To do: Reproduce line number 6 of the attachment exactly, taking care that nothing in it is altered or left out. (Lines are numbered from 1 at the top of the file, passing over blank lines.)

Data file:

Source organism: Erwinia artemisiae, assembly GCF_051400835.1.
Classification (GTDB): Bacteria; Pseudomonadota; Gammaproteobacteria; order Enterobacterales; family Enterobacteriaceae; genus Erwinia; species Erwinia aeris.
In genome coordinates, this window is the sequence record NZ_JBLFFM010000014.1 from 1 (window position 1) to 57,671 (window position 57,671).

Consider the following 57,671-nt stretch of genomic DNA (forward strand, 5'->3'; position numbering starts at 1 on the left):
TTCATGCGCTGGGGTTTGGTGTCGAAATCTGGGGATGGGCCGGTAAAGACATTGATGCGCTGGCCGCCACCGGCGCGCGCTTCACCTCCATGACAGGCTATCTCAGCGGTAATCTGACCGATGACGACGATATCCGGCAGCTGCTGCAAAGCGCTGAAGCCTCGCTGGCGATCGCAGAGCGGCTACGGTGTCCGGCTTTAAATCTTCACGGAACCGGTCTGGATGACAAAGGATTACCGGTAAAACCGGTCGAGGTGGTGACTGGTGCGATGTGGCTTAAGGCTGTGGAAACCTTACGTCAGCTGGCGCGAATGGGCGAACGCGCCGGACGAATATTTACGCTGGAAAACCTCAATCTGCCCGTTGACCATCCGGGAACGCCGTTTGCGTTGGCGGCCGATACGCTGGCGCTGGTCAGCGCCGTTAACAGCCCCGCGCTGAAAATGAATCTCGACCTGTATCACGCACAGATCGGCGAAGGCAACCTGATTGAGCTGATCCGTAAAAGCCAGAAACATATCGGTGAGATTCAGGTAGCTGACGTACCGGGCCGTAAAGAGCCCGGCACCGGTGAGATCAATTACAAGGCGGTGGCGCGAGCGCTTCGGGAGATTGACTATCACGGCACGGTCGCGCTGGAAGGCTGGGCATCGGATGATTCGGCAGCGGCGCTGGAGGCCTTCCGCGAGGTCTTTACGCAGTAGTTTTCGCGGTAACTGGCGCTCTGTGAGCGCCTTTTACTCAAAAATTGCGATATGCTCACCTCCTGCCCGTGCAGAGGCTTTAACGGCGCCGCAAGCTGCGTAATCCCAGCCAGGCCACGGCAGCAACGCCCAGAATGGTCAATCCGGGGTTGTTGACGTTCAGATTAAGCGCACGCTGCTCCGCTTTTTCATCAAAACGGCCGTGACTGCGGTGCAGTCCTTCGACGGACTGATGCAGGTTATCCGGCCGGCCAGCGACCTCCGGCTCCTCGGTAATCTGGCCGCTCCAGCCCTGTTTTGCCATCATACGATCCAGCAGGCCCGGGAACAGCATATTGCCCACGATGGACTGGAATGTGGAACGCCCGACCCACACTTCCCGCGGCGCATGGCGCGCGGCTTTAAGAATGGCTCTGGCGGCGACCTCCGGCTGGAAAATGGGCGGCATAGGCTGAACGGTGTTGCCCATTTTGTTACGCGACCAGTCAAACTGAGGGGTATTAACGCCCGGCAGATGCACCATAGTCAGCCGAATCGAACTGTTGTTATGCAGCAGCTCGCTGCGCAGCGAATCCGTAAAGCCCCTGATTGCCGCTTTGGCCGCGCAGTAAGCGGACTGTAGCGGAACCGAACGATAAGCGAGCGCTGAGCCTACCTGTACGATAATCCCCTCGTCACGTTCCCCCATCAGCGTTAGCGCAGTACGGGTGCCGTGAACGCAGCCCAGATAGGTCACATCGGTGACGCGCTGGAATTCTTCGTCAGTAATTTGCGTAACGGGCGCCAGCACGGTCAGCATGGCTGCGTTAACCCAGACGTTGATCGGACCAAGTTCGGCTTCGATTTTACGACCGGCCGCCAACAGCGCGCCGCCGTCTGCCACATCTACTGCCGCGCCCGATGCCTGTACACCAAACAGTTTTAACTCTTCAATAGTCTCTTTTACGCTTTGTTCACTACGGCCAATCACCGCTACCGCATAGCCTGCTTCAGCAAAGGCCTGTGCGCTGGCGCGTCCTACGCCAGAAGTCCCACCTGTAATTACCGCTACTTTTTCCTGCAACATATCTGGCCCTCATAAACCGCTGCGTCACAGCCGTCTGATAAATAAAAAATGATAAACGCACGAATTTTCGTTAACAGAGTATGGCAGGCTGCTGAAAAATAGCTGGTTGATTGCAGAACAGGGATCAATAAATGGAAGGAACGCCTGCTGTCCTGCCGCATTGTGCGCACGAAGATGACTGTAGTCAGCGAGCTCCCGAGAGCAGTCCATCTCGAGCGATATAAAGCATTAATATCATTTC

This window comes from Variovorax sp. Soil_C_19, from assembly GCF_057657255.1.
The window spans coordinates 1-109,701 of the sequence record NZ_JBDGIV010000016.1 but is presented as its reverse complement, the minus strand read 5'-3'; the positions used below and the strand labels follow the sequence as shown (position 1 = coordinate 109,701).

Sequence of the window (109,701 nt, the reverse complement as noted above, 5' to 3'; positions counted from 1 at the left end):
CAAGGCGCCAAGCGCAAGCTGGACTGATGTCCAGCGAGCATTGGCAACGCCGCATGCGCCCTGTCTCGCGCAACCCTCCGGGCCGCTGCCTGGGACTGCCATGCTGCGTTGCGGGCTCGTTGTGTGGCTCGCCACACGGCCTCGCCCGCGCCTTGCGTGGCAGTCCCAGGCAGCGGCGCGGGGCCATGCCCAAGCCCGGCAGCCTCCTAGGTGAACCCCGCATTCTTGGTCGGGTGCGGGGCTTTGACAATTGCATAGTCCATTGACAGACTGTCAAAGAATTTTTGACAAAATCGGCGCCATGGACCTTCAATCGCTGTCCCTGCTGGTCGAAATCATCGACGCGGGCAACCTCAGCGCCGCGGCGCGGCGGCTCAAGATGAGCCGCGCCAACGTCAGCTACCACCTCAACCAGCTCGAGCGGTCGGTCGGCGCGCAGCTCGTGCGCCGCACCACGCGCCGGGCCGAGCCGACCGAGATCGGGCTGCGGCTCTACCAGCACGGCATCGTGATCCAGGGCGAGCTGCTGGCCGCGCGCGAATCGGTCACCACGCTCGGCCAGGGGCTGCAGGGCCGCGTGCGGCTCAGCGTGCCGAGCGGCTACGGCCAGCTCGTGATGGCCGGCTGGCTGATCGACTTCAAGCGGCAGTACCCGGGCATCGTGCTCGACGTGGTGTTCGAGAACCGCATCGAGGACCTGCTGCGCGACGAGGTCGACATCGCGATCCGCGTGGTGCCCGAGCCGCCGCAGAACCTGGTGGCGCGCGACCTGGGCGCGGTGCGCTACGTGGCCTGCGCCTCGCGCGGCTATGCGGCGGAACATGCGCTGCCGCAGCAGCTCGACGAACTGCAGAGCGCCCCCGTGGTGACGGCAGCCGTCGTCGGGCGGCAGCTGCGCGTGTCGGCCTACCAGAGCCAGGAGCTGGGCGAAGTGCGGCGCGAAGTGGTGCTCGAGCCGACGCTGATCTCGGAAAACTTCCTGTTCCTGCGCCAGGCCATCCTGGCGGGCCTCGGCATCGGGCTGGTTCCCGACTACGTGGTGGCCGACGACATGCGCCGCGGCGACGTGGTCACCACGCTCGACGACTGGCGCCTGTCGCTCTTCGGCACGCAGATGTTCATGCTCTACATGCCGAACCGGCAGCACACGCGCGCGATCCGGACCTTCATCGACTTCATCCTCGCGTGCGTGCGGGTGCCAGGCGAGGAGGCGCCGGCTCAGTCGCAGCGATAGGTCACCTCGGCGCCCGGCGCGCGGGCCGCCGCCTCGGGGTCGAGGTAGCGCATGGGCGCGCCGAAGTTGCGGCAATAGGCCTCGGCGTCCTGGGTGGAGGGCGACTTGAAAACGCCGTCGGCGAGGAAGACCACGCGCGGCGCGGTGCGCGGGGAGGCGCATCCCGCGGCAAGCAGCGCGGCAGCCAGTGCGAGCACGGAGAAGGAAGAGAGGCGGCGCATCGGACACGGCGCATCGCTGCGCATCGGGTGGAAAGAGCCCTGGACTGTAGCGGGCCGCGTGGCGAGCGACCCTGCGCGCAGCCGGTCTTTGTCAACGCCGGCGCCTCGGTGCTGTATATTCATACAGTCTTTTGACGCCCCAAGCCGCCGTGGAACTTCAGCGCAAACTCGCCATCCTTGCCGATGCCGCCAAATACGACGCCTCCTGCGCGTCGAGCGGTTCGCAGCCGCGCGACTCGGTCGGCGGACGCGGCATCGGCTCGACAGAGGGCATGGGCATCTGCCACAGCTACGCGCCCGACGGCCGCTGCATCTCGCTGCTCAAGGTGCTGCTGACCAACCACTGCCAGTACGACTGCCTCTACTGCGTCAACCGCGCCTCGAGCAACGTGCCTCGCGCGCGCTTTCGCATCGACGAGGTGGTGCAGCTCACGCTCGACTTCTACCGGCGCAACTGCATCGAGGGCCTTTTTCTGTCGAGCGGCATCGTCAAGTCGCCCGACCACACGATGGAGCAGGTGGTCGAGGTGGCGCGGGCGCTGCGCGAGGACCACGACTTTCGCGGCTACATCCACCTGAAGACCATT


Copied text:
This window comes from Variovorax sp. Soil_C_19, from assembly GCF_057657255.1.